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first for August

What do you know about me?
Things you should know about me:

I’m not clever with mirrors.
I do not blow smoke. Not me.

I’m not my clothes, hair, makeup, skin.
I am inside these things, me.

You make me laugh; I like that.
A great compliment, from me.

“I had a good time,” I say.
I mean it; believe you me.

I ask “want to come on in?”
I like you, trust you, me.

“Want to go to bed?” Too bold?
I want you to sleep with me.

“Good morning! Coffee?” I ask.
I want you to stay with me.

I’m not clever with mirrors.
I do not blow smoke, not me.

What do you know about me?
All this, you’ve learned about me.

This is the very first poem I've ever written! It is a Ghazal, sort of. I don't exactly understand how the rhyme scheme is supposed to work, but I followed all the other rules of Ghazals, I think. Oddly, it was easier with the Ghazal form; I tried free verse first, and I couldn't make it work.

Old dog! New tricks!


( 11 comments — What Say You? )
Aug. 9th, 2009 06:45 pm (UTC)
Helluva new trick!!
Aug. 10th, 2009 01:22 pm (UTC)
Thank you! It is the result of days and days of chewing on the prompt.
Aug. 10th, 2009 08:56 am (UTC)
Excellent! I'm not one for poetry as people know, but I loved the rhythm of this, how you keep returning to certain words and build something out of them.
Aug. 10th, 2009 01:24 pm (UTC)
Thank you! The rhythm of the repeated word is part of the form; I think formal poetry is easier to write than free verse.
Aug. 11th, 2009 09:21 pm (UTC)
I think so, too! I'm so excited for you. Your first poem and an adorable one, at that! Congrats!
Aug. 17th, 2009 07:47 pm (UTC)
I agree! I have always found metered verse easier than free verse.

Oh okay right I AM YOUR EDITOR. This is my editor face.

I mean, who writes ghazals! That's so cool! What a bold and exciting step, I think; most people start with haiku, or really bad poetry that looks like
this, the broken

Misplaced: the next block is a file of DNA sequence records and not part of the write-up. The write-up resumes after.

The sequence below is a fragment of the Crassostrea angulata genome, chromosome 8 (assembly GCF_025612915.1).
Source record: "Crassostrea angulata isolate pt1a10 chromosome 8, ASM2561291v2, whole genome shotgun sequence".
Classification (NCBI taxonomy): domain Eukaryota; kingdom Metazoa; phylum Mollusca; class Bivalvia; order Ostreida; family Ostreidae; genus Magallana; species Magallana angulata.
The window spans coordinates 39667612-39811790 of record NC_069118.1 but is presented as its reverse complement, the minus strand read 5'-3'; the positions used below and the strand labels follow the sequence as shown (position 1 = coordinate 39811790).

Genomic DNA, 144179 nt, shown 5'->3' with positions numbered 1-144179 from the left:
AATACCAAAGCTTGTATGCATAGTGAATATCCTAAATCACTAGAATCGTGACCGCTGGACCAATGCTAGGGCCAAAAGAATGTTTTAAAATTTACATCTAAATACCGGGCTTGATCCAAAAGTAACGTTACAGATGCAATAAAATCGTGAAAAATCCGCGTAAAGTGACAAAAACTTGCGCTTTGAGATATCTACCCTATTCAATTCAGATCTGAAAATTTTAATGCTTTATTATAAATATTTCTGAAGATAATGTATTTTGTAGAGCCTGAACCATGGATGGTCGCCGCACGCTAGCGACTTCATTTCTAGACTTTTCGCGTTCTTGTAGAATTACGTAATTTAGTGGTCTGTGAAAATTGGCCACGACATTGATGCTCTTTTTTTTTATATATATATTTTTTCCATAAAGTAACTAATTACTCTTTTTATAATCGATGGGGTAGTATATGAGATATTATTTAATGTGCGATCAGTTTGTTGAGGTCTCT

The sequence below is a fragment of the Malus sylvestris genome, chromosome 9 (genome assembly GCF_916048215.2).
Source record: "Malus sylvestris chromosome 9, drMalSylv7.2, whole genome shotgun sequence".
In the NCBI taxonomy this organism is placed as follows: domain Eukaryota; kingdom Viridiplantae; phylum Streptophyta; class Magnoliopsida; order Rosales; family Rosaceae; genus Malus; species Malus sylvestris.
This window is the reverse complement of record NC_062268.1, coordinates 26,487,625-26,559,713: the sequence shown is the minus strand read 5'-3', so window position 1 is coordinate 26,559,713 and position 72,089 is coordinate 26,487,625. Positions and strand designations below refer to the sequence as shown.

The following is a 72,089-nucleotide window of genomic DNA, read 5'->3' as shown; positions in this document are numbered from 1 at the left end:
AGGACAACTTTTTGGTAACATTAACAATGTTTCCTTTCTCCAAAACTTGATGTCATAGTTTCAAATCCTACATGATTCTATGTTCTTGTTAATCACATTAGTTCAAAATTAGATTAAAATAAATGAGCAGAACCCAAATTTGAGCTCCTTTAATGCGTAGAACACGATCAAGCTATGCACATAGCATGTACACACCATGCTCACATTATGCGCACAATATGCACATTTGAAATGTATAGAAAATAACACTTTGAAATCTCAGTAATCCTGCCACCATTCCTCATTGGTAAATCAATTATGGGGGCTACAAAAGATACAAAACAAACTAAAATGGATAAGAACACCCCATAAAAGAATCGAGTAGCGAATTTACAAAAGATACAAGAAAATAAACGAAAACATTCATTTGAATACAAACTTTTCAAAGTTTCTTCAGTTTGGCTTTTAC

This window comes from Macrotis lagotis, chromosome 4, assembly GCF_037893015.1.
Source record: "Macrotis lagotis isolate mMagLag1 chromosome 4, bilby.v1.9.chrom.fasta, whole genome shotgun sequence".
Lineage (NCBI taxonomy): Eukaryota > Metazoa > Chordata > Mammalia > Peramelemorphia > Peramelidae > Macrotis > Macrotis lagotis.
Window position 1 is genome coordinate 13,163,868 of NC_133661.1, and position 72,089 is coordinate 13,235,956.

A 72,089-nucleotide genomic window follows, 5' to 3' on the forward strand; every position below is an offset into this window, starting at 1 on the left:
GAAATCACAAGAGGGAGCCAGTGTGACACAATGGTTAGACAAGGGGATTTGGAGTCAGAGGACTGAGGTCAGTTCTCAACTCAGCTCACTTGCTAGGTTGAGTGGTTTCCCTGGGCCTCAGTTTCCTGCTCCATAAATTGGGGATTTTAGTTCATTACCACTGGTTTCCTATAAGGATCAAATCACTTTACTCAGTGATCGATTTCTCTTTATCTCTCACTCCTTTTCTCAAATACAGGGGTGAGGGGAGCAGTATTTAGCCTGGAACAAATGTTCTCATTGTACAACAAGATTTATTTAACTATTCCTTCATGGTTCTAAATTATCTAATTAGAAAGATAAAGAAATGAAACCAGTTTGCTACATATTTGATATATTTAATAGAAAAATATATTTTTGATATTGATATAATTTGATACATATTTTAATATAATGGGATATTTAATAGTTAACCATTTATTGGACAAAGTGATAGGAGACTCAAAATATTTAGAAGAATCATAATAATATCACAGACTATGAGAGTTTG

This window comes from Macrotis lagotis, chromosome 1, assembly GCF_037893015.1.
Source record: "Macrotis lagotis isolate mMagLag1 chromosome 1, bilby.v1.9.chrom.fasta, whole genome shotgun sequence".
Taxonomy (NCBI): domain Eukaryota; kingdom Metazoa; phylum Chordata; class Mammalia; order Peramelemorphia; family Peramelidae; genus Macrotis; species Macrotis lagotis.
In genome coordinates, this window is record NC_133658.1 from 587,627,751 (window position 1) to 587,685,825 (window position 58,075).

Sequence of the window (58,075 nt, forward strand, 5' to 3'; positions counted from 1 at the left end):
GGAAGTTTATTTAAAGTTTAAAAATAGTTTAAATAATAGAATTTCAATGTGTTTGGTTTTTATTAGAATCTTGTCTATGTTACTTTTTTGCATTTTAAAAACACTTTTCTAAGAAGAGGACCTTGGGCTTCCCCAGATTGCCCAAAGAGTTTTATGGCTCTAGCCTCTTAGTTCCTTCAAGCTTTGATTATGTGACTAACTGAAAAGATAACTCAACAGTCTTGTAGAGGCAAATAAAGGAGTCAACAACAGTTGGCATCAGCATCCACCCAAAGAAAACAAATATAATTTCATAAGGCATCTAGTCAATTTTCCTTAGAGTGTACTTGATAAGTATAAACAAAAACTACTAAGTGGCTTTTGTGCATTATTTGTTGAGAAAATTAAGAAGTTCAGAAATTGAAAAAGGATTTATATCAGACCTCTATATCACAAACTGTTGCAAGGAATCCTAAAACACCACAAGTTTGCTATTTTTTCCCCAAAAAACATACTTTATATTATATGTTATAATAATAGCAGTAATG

syntax falling in between
poorly en-
-jambed lines
like broken glass between
the muscles
of my heart.

You have neatly avoided that.

I'm not sure there's enough for me to really sink my teeth into! It's a lovely poem, and I'm no authority on Persian forms. Do you have any questions about poetry, writ large? I can help there!

Aug. 17th, 2009 08:00 pm (UTC)
Hey, thanks! We had focused on one of Adreinne Rich's Ghazals last semester, and I became fascinated with the form. I still don't quite get it, but I'm working on it.

I think formal poetry is going to become my hobby; I write so much prose, both creativele and academically, that I want to do something that is more distilled.

What sorst of forms do you write in? I would like to try Villanelles, and maybe sonnets; but then I read Shakespeare's, and that's a bit intimidating.
Aug. 18th, 2009 10:52 pm (UTC)
Sonnets aren't that scary!

I find that, more often than not, I don't write in length-based forms as much as I just work within restrictive meters, and then parody people.

One of the best poems I think I ever wrote (or at least one of the ones I enjoyed the most; I'm not sure what the criteria are for Poetic Goodness) was a class assignment where I had to mimic the style of Jonathan Swift's scatological poetry, which is mostly in iambic tetrameter:

the poems we write are sometimes found
to struggle, wormlike, on the ground
and so it is, we often feel
that crushing with the booted heel
will somethingy et cetera.

(obviously I just made that up now.)

But I like iambic tetrameter because it has sort of a cute, inoffensive singsonginess to it. It's not such a short line that you have to sacrifice sense for syllables, but it's not as long as pentameter, which sometimes causes people to stretch for those two last syllables. It doesn't sound like a lot but it realllly is.
Aug. 11th, 2009 03:17 am (UTC)
I had never heard of a Ghazal. Interesting form. Good work. (Nice to see you back!)
Aug. 17th, 2009 08:01 pm (UTC)
THank you! It's great to be back!
Aug. 11th, 2009 03:29 am (UTC)
As someone who derives the feeling of being loved from words, I love the middle few stanzas where you put out a phrase and interpret its meaning -- especially "I want you to stay with me."

It is funny how our meaning is often hidden that way, even if we do not intend them to be.
( 11 comments — What Say You? )